A Guide to Identifying Predatory Journals and Publishers - Checklist

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Published: 15.04.2024
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This checklist is designed to guide researchers and authors in identifying potential predatory journals and/or publishers. Predatory journals and publishers are a concerning phenomenon in academic publishing.

Identifying potentially predatory, poor quality or disreputable publishers / journals / conferences is not straightforward. Evidence of some of the negative factors included here may apply to well- established, reputable publishers / journals / conferences. Some of the information on communications from and web sites of disreputable publishers / journals / conferences may be fabricated, misleading or otherwise false, to boost their credibility and reputation to unsuspecting authors.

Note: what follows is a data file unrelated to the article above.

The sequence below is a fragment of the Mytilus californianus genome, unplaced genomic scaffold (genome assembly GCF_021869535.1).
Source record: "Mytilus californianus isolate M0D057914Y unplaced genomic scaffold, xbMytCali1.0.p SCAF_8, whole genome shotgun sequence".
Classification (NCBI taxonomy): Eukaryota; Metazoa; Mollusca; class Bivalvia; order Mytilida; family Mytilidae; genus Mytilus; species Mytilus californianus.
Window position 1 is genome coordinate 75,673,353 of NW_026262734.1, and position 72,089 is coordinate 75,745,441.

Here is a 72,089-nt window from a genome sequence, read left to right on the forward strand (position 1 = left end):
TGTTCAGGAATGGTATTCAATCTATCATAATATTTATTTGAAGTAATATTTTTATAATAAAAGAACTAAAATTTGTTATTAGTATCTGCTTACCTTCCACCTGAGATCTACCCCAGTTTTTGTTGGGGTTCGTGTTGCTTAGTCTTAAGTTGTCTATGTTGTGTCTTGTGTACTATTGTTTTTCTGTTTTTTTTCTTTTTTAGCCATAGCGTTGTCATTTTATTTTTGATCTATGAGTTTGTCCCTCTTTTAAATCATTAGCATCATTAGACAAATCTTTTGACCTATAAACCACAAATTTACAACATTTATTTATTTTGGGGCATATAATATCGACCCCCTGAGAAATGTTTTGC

The checklist is presented as a series of questions under eight different headings. Sometimes an answer will add to the evidence that this journal may be disreputable or potentially predatory. Sometimes an answer will support the evidence that the journal or publisher is reputable. Although the questions are mainly about academic journals, the checklist can be equally applied to fake conferences and predatory publishers.

Collected by Ethical Publishing and Dissemination Working Group, European Network for Academic Integrity

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